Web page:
Jan. 26, 2016
By Jon Cooper | The Good Word
– Ben Lammers isn’t big on drawing attention to himself.
He’s starting to get used to it, however, as the 6-10, 231-pound sophomore from San Antonio, Texas, is starting to make a name — and a nickname — for himself with his big play in the paint as he becomes one of the ACC’s top shot-blocking presences.
Lammers is rejecting 2.0 shots per game in conference play, tied for second in the conference, behind only Louisville’s Chinanu Onuaku (2.3), and is running away with the Yellow Jackets’ team lead, as his 12 swats in ACC play are double his nearest teammate (James White has six) and accounts for nearly 42 percent of the team’s 29 blocks. He’s helped the Jackets win the category in four of their six ACC games — they’ve been tied the other two games.
Ben also has been a key component in Georgia Tech’s wave of energetic bigs coming off the bench to give the team a lift and has been especially big of late, as he’s knocked away nine shots in the last three games, while pulling down 17 rebounds, including an ACC-career-best seven at Notre Dame (two off his career-high), four of those off the offensive glass (matching his career-best).
Lammers’ frequent posterization of opponents has stood out to the point that it recently earned him the nickname “The Laminator” from Associate Director of Communications and Public Relations Mike Stamus.
Lammers blocked out some time during an especially busy day — he also had a pre-practice interview for a story for Georgia Tech’s College of Engineering — to talk with The Good Word about being a Mechanical Engineering major, being a key contributor off the bench and being the recipient of a brand-new Schwarzenegger-esque nickname.
THE GOOD WORD: You just completed an interview for a story on you for the Engineering Department. What’s life like as an Mechanical Engineering student?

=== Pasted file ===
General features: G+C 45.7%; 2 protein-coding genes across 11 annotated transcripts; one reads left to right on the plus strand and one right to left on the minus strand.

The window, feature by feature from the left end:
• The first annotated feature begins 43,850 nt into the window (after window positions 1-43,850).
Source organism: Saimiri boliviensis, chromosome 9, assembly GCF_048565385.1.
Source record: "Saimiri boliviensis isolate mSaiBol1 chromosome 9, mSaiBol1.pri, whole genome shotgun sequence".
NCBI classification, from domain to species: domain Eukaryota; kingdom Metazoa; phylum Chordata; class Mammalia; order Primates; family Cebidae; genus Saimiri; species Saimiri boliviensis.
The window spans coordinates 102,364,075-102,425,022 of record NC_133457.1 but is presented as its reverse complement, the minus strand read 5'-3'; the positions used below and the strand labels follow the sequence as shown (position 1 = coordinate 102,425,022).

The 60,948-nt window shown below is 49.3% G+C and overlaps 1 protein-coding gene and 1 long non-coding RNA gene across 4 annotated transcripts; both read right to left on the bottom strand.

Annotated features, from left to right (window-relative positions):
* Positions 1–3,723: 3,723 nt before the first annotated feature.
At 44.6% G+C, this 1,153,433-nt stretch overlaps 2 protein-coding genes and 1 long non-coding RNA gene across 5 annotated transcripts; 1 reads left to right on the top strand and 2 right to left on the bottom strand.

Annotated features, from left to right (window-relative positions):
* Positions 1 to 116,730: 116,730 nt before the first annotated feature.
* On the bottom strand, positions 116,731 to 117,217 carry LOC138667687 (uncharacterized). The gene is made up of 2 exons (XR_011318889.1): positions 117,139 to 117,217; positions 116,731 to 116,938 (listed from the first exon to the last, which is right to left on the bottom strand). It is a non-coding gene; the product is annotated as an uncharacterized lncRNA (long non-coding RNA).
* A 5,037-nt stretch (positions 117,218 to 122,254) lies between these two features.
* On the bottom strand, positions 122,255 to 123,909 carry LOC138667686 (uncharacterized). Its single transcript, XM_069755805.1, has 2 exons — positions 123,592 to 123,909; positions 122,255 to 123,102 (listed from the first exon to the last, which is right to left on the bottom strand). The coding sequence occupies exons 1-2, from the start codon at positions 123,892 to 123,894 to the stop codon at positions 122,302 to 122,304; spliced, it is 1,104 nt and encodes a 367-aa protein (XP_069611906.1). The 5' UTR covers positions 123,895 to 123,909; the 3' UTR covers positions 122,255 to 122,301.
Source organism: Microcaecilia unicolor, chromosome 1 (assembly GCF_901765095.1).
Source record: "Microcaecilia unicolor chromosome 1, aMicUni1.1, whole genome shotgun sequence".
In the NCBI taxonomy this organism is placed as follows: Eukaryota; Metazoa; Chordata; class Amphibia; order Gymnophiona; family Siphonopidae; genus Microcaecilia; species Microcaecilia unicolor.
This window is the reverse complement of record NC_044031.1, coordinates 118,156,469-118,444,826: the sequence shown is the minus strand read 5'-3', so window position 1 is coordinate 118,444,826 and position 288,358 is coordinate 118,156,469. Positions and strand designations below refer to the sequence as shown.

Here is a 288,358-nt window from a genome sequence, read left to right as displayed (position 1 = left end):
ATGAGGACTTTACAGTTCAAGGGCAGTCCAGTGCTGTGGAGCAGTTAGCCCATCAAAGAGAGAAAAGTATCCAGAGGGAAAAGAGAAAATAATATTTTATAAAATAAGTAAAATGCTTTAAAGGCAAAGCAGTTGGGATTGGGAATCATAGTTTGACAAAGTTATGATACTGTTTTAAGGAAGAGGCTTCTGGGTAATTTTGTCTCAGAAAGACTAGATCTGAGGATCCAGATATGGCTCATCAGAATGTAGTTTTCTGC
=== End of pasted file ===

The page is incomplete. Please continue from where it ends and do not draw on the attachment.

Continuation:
Ben Lammers: I don’t have a whole lot of free time (laughs). I’ve been enjoying it a lot, though, for the past year and a half now. Mechanical Engineering is basically a lot of math and physics. The interview was for the Georgia Tech Engineering department, in general. They just wanted to get a story on me being an Engineering student and a basketball player.
TGW: Which is a more difficult to grasp: Your M.E. text books or B.G.’s playbook?
LAMMERS: They’re about the same (laughs), but B.G. makes sure we go over the plays like a hundred times so repetition makes perfect.
TGW: You’ve been on a quite a roll as a shot-blocker in ACC play. What’s been the key to being so effective?
LAMMERS: To be honest, in AAU on my basketball team there’s another 6-10 guy (forward David Wacker) — he’s a great player, he plays at Boise State right now — he asked me the same question. I told him, ‘I don’t really know.’ It’s just one of those things where I guess I have an instinct for it, I’m fairly good at being able to time my jumps to where I can get the ball without fouling the guy. In high school I was always a really good shot-blocker. Obviously, it was a little different considering I was 6-10 when everyone else was like 6-5 but in high school I think I averaged around five blocks a game, something like that. Maybe now I’m starting to get more comfortable on the defensive end and get the feel back for timing and everything. Hopefully I can make it more consistent.
TGW: You’ve brought a lot of energy coming off the bench. Do you feel you have an advantage in seeing the flow of game before coming in?
LAMMERS: I definitely see it as a positive because you can get a feel for the game without actually being in it. By the time I get in I kind of know who’s doing well, who may be having a bad game. So I can look for the driver or the shooter. I may learn a little bit faster than the guys on the court because they’re in the middle of everything. Going against Nick and James and Chuck every day in practice I feel like we’re some of the best rebounders in the ACC, so rebounding in practice is pretty hard. Compared to practice, rebounding in the game, is really nothing.
TGW: Your foul shooting has improved dramatically since the start of the season. To what do you attribute that improvement?
LAMMERS: In practice I’m a good free throw shooter but I think a lot of it is just getting used to being out there. I’m not sure if I was nervous but I guess it’s just one of those things. I just over-think everything. Especially at the beginning of the year, whenever I was shooting a free throw, I’d think everything, ‘Bend your knees, follow through.’ But now I’ve learned to blank out my thoughts a little bit and that’s been helping me out. Pretty much just try not to over-think it.
BONUS: TGW: Mike Stamus recently gave you the nickname, “The Laminator” after your four-block game against Virginia Tech. What do you think of the nickname?
LAMMERS: (laughs) I hadn’t heard that one yet. I’ll take it. ‘Big Ben’ is, obviously, something I’ve had since elementary school so this would be a new one. It’s definitely not the worst nickname I could have, so if you want to go with it, sure. (laughs)